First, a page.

Vivitrol Program Key in Recovery Treatment
by Judi Currie
Posted in Foster’s Daily Democrat and seacoastonline.com 11/26/2017, original article may be viewed here
As providers look for all tools to help fight the opioid epidemic, officials at the ROAD to a Better Life Addiction Treatment Facility in Somersworth are seeing success in some of the toughest addiction cases.
ROAD administrator Tom Barnes said they started using medication called Vivitrol about three years ago and most patients came to them through the Drug Treatment Court at Strafford County, which began as a pilot program in 2004. The clinic has an agreement with the court to run the Vivitrol treatment program and is working with 30 to 40 patients
Drug Treatment Court Director Chris Gowell said for people in medically assisted treatment (MAT) Vivitrol is one of the more preferable options.
“It’s extremely helpful,” he said. “Having Vivitrol as a tool for the opioid epidemic is crucial. It’s just another player in the game as far as recovery and I’ve seen it work. It gets them to a point early on where they can start engaging in recovery.
ROAD’s Vivitrol program is run by Dr. Charles Dreibelbis and clinic manager Tammy Britton.
Barnes said a lot of providers were reluctant at first because they weren’t very familiar with Vivitrol, but not Dreibelbis.
“I’d been interested since 2014 so I drew up a protocol and about a year later the company jumped on board,” he said. “When the MOB came out doctors were still reluctant and there are other options for MAT, but where other options routinely failed, Vivitrol would show success.”
Dreibelbis said Vivitrol helps patients stay clean long enough to get them into cognitive therapy, go to 12-step meetings and perhaps volunteer in recovery services. “It has helped a significant number of people who wanted to stop,” he said.
Vivitrol is a form of Naltrexone in a 28-day extended-release method that blocks the effect of heroin, he said.
“When you block opioid receptors it is also blocking the dopamine receptors,” Dreibelbis said. “If you use alcohol it stops the pleasurable quality.”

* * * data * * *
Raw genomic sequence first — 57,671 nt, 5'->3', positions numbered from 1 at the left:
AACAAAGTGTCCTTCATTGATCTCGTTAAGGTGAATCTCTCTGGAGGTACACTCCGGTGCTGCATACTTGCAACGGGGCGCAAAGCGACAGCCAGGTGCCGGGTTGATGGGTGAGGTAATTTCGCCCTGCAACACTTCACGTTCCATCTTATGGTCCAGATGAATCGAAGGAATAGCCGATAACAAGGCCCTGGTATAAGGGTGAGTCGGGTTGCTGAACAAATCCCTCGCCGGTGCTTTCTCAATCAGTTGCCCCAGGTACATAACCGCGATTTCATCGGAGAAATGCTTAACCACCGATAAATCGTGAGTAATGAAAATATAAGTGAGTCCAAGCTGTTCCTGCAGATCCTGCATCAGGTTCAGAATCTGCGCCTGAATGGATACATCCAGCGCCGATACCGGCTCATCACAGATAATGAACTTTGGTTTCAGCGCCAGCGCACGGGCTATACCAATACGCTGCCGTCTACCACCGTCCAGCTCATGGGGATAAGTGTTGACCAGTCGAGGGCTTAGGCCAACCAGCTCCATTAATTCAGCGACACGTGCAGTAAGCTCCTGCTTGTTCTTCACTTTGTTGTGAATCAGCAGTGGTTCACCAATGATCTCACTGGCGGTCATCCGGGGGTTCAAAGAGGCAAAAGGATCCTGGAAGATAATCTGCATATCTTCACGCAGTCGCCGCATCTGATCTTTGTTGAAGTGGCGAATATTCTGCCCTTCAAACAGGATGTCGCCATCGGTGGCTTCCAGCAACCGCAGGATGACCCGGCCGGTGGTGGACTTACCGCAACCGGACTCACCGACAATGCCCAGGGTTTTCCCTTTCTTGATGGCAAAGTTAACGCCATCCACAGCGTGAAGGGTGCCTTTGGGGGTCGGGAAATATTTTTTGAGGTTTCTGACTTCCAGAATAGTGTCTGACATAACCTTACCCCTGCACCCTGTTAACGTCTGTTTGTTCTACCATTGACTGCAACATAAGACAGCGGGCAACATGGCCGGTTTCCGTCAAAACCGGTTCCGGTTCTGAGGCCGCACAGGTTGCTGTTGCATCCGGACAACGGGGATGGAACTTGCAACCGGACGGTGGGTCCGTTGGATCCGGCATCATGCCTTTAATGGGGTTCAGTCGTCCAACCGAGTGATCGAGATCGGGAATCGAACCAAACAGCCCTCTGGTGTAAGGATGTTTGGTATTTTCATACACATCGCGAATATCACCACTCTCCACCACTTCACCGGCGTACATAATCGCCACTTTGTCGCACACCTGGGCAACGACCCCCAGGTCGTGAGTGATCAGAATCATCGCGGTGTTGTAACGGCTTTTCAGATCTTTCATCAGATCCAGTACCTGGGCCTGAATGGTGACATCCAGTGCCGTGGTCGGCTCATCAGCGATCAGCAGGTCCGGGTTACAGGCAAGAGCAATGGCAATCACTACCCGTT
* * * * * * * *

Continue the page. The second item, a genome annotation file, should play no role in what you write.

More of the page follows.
He said dopamine is a motivation system that tells the brain what do. Food, water and sex are all normal things that are opposite of the flight response, Dreibelbis said, so people dealing with addiction often struggle with what he calls the “blahs.”
“Drugs mimic our system response but they’re 10 times stronger,” he said. “They pushed the dopamine tolerance so high they have to give it time to recover … the average is about six months for recovery of the dopamine response.”
Britton said one patient was addicted for 27 years and she said before Vivitrol she never laughed.
“She had just gotten out of jail, her parole officer brought her in with an ankle bracelet on,” Britton said. “She told me she had not been clean for five years – overdosed the day before – and had done everything to get clean. We put her on Vivitrol. She is on her fifth or sixth shot and is becoming a counselor. She said Vivitrol is the first thing that ever helped her.”
Britton said people can sometimes feel the Vivitrol is working so well they can go off of it. “They say, ‘Oh I’ve got this. I don’t need to keep taking this, I’m good,’ but then they come back because they didn’t realize how much it was really helping,” she said.
Barnes said each patient is different and the more modalities used the better the success rate. Behind self-medicating are often underlying issues of depression or anxiety that must be dealt with. Dreibelbis said when patients receive treatment they try to fix their environment, such as bad relationships, not having a job or couch-surfing.
“We get them back involved with a hobby they may have dropped because of getting high and seeking the next high was all they had time for,” he said.
Continuing the state’s Medicaid expansion is crucial as it has allowed many to get coverage for addiction treatment. “For those who cannot afford a $1,500 injection a month it wasn’t even an option,” Gowell said. “Having it covered by insurance is crucial.”
He said the state needs more detox centers and long-term residential care. “You finally find someone a bed, get them into in-patient facility, then they fall flat on their face. You’re trying to cure what could be 8, 10 or 25 years of opioid addiction with a 28-day stay,” he said. “It gives them a stepping stone but without the supports and a 90-day residential component it ends up being multiple treatment episodes.”
Gowell said putting the money up front saves money in the long run because people are not relapsing.